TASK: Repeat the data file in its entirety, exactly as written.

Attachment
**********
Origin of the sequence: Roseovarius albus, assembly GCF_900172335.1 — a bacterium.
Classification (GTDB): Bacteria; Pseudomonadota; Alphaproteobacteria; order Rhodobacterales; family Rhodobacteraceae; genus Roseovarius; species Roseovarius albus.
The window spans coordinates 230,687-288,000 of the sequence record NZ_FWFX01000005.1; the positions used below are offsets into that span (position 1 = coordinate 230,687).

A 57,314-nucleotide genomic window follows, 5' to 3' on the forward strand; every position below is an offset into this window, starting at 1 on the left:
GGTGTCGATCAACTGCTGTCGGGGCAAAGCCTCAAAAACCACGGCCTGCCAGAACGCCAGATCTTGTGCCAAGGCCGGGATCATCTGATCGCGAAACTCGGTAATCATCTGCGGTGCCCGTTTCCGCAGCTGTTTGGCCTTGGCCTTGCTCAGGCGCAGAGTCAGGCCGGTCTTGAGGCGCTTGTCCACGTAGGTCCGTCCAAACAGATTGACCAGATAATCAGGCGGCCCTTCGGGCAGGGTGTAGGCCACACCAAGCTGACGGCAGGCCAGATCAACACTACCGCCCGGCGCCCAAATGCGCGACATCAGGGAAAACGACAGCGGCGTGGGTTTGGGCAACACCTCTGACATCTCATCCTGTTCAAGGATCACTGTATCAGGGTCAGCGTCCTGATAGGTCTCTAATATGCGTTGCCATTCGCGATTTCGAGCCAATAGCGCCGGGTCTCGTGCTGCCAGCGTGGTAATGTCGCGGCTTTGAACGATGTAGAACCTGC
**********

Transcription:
Origin of the sequence: Roseovarius albus, assembly GCF_900172335.1 — a bacterium.
Classification (GTDB): Bacteria; Pseudomonadota; Alphaproteobacteria; order Rhodobacterales; family Rhodobacteraceae; genus Roseovarius; species Roseovarius albus.
The window spans coordinates 230,687-288,000 of the sequence record NZ_FWFX01000005.1; the positions used below are offsets into that span (position 1 = coordinate 230,687).

A 57,314-nucleotide genomic window follows, 5' to 3' on the forward strand; every position below is an offset into this window, starting at 1 on the left:
GGTGTCGATCAACTGCTGTCGGGGCAAAGCCTCAAAAACCACGGCCTGCCAGAACGCCAGATCTTGTGCCAAGGCCGGGATCATCTGATCGCGAAACTCGGTAATCATCTGCGGTGCCCGTTTCCGCAGCTGTTTGGCCTTGGCCTTGCTCAGGCGCAGAGTCAGGCCGGTCTTGAGGCGCTTGTCCACGTAGGTCCGTCCAAACAGATTGACCAGATAATCAGGCGGCCCTTCGGGCAGGGTGTAGGCCACACCAAGCTGACGGCAGGCCAGATCAACACTACCGCCCGGCGCCCAAATGCGCGACATCAGGGAAAACGACAGCGGCGTGGGTTTGGGCAACACCTCTGACATCTCATCCTGTTCAAGGATCACTGTATCAGGGTCAGCGTCCTGATAGGTCTCTAATATGCGTTGCCATTCGCGATTTCGAGCCAATAGCGCCGGGTCTCGTGCTGCCAGCGTGGTAATGTCGCGGCTTTGAACGATGTAGAACCTGC